It’s easy to fall in love with your footage. But not every shot serves the story. Trim ruthlessly. Less often means more. Don’t be precious.

30. Neglecting Video Length

Attention spans are short. If your video is too long and doesn’t engage viewers quickly, they’ll move on.

31. Forgetting Color Correction

Color correction ensures consistency throughout your video. It helps set the mood and tone, giving your project a polished look. Make some tweaks yourself or hire a colorist.

32. Missing Call-to-Actions

You’ve captured your audience’s attention. Now, what do you want them to do? Including a call-to-action makes sure your video has an impact.

33. Overlooking Music Licensing

You can’t just use any track you like. Ensure you have the rights to all music in your videos to avoid legal issues. When you purchase a royalty-free track, save the license. You’ll need it later when they sniff the song out on YouTube.

34. Over-relying on Post-production

Some new producers assume everything can be fixed in post-production. While many issues can be resolved, capturing the best possible shot initially is crucial.

35. Not Syncing Audio and Video

Misaligned audio and video can be distracting. Always ensure they’re perfectly synced. Let your NLE do it correctly.

36. Using Outdated Software

Video editing software is constantly updated. Using outdated versions can limit your editing capabilities and compatibility with your post-production team.

37. Not Seeking Feedback

Fresh eyes catch mistakes. Before finalizing your video, get feedback. Others might see something you missed.

38. Avoiding Feedback

Constructive feedback can improve the final output.

39. Know What Your Collaborators Need

It’s essential to know how to make the life easier of your editors, audio mixers, colorists, graphics designers, and visual effects artists.

40. Ignoring Final Audio Mix

Ensure audio levels are balanced and clear. Know the specs for your delivery platform - wrong YouTube levels will be irritating to the viewer. Wrong Broadcast levels will get your program sent back to you.



41. Ignoring SEO

Just producing a video isn’t enough. Optimize it for search engines to reach a broader audience.

42. Relying on Default Export Settings

Customize export settings for best quality. Know the specs of whoever your video is ending up. Know your codecs and frame rates and quality settings.

43. Skipping Video Thumbnails

Thumbnails are the first impression. An engaging thumbnail can significantly increase your video’s click-through rate.

44. Overlooking Video Compression

Different platforms have optimal video compression settings. Understanding these ensures your video maintains quality while being easily uploadable.

45. Not Monitoring Analytics

Analytics provide insights into viewer behavior. By ignoring them, you miss opportunities to refine your content strategy.

The Most Important Mistake to Avoid

46. Not Continuously Learning Video production is evolving. Keeping up-to-date with the latest trends and techniques is essential. Don’t become obsolete.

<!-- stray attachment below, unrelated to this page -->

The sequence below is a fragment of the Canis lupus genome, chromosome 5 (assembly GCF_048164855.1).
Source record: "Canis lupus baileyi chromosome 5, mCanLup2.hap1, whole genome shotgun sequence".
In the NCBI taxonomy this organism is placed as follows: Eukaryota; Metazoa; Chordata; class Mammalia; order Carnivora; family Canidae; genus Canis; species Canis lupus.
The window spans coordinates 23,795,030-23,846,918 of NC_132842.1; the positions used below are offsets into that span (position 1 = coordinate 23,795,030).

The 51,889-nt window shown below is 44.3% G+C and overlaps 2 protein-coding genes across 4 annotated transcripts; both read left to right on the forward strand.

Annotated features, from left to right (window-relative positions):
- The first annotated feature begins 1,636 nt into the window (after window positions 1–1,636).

Video Production Mistakes FAQ

What is the importance of pre-production?

Pre-production sets the foundation for your video. It involves planning every detail, ensuring you have a clear vision, saving both time and resources during production.

Why is storytelling crucial in video production?

Storytelling engages viewers emotionally. It’s the thread that ties your video together, ensuring your message is both clear and compelling.

How do I optimize my videos for search engines?

Optimizing videos for search engines involves selecting relevant keywords, writing compelling descriptions, and ensuring your content is easily shareable.

Are there legalities involved in video production?

Absolutely. From talent releases to music licenses, understanding the legal landscape ensures your production doesn’t face costly legal issues.

Can I use any music in my videos?

No. Using copyrighted music without permission can lead to legal troubles. Always secure the necessary licenses or use royalty-free tracks.

What’s the ideal length for a video?

It varies based on content and platform. However, keeping videos concise while conveying your message effectively is key.

How important is lighting in video production?

Lighting is crucial. It not only impacts the video’s mood and tone but also the perceived quality. Proper lighting ensures clarity and professionalism.

Why is audio quality so important?

Clear audio ensures your message is heard. Poor audio can turn viewers away, regardless of video quality.

What’s the purpose of a call-to-action in videos?

A call-to-action guides viewers on the next steps, whether it’s visiting a website, buying a product, or any other desired action.

How can I learn more about video production?

There are countless online courses, workshops, and resources. Staying updated with industry blogs, forums, and attending workshops can also help.

About the Author

Joseph Nilo has been working professionally in all aspects of audio and video production for over twenty years. His day-to-day work finds him working as a video editor, 2D and 3D motion graphics designer, voiceover artist and audio engineer, and colorist for corporate projects and feature films.